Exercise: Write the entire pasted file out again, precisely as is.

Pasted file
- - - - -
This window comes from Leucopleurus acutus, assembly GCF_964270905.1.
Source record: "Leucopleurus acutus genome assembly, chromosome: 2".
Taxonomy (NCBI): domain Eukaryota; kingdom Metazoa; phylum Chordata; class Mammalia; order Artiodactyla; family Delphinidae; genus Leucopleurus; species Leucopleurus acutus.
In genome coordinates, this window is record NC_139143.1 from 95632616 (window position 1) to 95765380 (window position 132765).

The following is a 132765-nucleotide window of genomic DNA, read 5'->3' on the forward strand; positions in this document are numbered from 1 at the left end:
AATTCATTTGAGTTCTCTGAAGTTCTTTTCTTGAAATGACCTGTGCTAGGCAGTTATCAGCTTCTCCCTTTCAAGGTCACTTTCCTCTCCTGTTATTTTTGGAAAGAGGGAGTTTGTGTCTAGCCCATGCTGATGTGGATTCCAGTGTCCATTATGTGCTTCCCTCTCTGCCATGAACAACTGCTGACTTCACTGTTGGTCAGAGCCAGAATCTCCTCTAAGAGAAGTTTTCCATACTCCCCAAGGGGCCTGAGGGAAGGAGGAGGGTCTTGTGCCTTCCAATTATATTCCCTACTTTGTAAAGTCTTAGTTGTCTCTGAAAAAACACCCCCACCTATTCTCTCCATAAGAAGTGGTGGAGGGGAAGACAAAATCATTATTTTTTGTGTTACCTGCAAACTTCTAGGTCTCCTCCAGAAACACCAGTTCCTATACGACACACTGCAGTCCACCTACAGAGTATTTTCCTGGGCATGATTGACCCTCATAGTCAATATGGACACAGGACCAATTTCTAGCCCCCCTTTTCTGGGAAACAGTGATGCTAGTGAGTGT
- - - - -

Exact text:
This window comes from Leucopleurus acutus, assembly GCF_964270905.1.
Source record: "Leucopleurus acutus genome assembly, chromosome: 2".
Taxonomy (NCBI): domain Eukaryota; kingdom Metazoa; phylum Chordata; class Mammalia; order Artiodactyla; family Delphinidae; genus Leucopleurus; species Leucopleurus acutus.
In genome coordinates, this window is record NC_139143.1 from 95632616 (window position 1) to 95765380 (window position 132765).

The following is a 132765-nucleotide window of genomic DNA, read 5'->3' on the forward strand; positions in this document are numbered from 1 at the left end:
AATTCATTTGAGTTCTCTGAAGTTCTTTTCTTGAAATGACCTGTGCTAGGCAGTTATCAGCTTCTCCCTTTCAAGGTCACTTTCCTCTCCTGTTATTTTTGGAAAGAGGGAGTTTGTGTCTAGCCCATGCTGATGTGGATTCCAGTGTCCATTATGTGCTTCCCTCTCTGCCATGAACAACTGCTGACTTCACTGTTGGTCAGAGCCAGAATCTCCTCTAAGAGAAGTTTTCCATACTCCCCAAGGGGCCTGAGGGAAGGAGGAGGGTCTTGTGCCTTCCAATTATATTCCCTACTTTGTAAAGTCTTAGTTGTCTCTGAAAAAACACCCCCACCTATTCTCTCCATAAGAAGTGGTGGAGGGGAAGACAAAATCATTATTTTTTGTGTTACCTGCAAACTTCTAGGTCTCCTCCAGAAACACCAGTTCCTATACGACACACTGCAGTCCACCTACAGAGTATTTTCCTGGGCATGATTGACCCTCATAGTCAATATGGACACAGGACCAATTTCTAGCCCCCCTTTTCTGGGAAACAGTGATGCTAGTGAGTGT